Although sharks thrive in many different kinds of habitats and evolved to fill many ecological niches across a wide range of habitats, these animals are characterized by the limited capability to adapt rapidly to future climate change. Thus, the objective of the present dissertation was to analyze the potential impact of seawater acidification (OA, high CO2 levels ~1000 μatm) on the early development and physiology of the temperate shark Scyliorhinus canicula. More specifically, we evaluated OA effects on: i) development time and first feed, ii) Fulton condition of the newborns, iii) survival, iv) routine metabolic rate (RMR), v) maximum metabolic rate (MMR), and vi) aerobic scope (AS). The duration of embrygenesis ranged from 118 to 125 days, and after hatching, the mean number of days to start feeding (i.e. first feeding) varied between 4 and 6 days. In both endpoints there were no significant differences among treatments (i.e. normocapnia and hypercapnia; p >0.05). Juvenile survival (after 150 days post-hatching) also did no change significantly under high CO2 levels (p >0.05). Regarding energy expenditure rates and aerobic window, there were no significant differences in RMR, MMR, and AS among treatments (p-value > 0.005). In the overall, we argue that these findings are associated to the fact that S. canicula is a benthic, cosmopolitan and temperate shark usually exposed to great variations of abiotic factors, like those experienced in the highly-dynamic western Portuguese coast (with seasonal upwelling events). Although the present dissertation only investigated acclimation processes, it is plausible to assume that this shark species will not be greatly affected by future acidification conditions.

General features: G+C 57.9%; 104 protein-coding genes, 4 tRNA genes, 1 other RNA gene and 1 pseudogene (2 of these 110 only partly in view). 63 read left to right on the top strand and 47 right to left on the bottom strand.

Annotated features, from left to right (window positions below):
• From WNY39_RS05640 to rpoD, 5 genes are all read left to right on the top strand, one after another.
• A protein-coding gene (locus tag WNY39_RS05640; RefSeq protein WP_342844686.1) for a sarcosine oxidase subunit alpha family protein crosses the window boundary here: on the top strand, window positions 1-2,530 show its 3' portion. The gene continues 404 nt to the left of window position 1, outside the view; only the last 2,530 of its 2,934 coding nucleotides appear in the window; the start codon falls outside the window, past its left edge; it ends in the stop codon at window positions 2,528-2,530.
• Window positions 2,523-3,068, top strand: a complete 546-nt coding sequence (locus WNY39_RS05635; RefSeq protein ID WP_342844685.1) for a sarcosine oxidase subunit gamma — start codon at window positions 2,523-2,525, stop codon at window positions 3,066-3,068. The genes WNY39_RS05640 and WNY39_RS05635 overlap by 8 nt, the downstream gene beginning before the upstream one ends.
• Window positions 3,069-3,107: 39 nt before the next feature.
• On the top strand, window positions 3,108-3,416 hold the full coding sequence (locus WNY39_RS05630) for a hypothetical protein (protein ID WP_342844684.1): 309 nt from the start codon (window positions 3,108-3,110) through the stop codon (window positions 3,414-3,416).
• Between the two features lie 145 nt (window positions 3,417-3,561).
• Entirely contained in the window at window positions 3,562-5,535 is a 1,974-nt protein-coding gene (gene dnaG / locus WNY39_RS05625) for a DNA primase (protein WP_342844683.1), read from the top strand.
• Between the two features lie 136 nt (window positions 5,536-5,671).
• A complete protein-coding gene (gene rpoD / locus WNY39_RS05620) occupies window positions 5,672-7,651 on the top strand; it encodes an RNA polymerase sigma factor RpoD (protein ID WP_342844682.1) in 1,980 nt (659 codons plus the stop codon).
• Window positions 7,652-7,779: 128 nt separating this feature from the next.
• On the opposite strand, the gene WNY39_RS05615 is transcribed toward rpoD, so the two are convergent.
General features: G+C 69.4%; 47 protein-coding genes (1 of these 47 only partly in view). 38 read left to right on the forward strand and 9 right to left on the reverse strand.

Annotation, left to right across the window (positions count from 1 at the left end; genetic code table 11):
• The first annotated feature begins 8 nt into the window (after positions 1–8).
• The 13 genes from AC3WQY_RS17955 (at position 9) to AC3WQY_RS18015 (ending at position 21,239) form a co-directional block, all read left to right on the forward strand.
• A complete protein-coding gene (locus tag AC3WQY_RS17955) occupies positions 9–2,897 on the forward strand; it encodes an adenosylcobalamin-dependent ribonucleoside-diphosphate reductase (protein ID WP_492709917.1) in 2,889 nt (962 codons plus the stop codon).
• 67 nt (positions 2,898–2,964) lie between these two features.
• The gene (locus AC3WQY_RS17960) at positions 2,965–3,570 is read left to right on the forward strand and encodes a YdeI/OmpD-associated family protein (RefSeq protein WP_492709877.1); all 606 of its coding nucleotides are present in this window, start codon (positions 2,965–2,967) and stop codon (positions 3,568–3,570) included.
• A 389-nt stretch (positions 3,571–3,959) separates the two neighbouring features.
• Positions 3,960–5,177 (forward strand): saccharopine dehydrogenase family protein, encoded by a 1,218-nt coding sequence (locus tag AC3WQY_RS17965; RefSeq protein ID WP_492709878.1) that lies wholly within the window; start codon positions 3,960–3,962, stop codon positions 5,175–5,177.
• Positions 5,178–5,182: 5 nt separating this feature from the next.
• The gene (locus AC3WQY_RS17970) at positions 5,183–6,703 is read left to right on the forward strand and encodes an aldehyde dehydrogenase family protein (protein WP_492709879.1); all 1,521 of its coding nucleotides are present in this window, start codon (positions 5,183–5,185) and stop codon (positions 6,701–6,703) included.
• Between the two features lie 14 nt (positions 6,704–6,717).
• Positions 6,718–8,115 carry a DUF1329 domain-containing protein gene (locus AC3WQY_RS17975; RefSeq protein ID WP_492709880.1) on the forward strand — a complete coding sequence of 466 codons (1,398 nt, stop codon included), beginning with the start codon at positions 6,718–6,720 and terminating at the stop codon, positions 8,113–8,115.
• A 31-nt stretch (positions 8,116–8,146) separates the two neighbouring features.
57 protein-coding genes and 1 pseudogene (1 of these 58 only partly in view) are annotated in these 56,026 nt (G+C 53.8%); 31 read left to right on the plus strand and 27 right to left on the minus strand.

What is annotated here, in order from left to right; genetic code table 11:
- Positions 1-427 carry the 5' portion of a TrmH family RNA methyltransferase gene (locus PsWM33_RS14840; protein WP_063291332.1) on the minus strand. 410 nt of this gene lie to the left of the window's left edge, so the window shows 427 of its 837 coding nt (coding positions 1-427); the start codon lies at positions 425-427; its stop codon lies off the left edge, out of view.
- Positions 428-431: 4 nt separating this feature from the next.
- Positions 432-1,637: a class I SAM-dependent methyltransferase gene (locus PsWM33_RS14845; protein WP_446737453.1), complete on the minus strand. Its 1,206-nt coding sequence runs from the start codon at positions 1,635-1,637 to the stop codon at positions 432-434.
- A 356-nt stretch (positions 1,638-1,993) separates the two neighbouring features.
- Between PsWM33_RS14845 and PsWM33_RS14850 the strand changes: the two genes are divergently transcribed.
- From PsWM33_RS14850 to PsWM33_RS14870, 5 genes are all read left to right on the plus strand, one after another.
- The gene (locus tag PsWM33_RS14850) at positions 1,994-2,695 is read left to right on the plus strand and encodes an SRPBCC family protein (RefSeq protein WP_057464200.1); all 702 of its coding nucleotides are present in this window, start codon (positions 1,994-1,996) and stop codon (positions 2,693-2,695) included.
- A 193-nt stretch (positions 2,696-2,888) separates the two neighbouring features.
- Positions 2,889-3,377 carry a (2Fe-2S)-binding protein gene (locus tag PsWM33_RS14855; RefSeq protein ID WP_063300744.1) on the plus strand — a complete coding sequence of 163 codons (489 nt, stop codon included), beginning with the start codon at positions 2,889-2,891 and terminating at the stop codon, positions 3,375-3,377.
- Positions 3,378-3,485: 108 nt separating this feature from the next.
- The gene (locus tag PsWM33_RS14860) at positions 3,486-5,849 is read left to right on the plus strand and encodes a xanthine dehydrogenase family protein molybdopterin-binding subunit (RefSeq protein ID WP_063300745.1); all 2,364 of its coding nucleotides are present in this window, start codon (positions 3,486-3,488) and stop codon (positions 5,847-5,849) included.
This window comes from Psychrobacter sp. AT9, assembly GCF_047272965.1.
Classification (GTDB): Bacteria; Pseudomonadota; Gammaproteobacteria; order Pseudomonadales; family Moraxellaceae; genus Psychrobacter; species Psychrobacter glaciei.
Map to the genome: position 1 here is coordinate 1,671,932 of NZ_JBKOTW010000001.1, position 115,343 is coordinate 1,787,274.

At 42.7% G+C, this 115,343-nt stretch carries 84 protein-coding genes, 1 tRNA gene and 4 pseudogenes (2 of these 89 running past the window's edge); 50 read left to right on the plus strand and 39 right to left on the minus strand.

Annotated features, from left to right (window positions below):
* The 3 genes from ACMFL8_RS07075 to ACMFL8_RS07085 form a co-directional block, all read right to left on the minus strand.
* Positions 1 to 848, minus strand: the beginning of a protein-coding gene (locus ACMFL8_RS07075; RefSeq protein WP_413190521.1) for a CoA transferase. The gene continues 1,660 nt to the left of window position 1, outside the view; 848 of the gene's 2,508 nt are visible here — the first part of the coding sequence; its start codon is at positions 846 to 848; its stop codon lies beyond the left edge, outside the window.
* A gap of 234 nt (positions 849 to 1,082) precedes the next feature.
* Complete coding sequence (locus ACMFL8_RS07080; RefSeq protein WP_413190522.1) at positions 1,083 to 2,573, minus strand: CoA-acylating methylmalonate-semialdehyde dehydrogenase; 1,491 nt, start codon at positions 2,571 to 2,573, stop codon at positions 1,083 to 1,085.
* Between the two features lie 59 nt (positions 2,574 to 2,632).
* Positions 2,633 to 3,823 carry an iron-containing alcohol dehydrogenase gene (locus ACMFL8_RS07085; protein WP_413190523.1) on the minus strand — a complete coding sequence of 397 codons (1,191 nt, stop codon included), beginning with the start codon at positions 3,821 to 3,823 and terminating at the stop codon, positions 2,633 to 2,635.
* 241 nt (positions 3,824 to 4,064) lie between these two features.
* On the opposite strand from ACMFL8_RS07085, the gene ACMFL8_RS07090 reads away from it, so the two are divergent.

Lopes R. C., 2019. Early development and metabolic physiology of the temperate lesser spotted shark (Scyliorhinus canicula) under high CO2 levels. MSc thesis, Universidade de Lisboa, 52p. Article.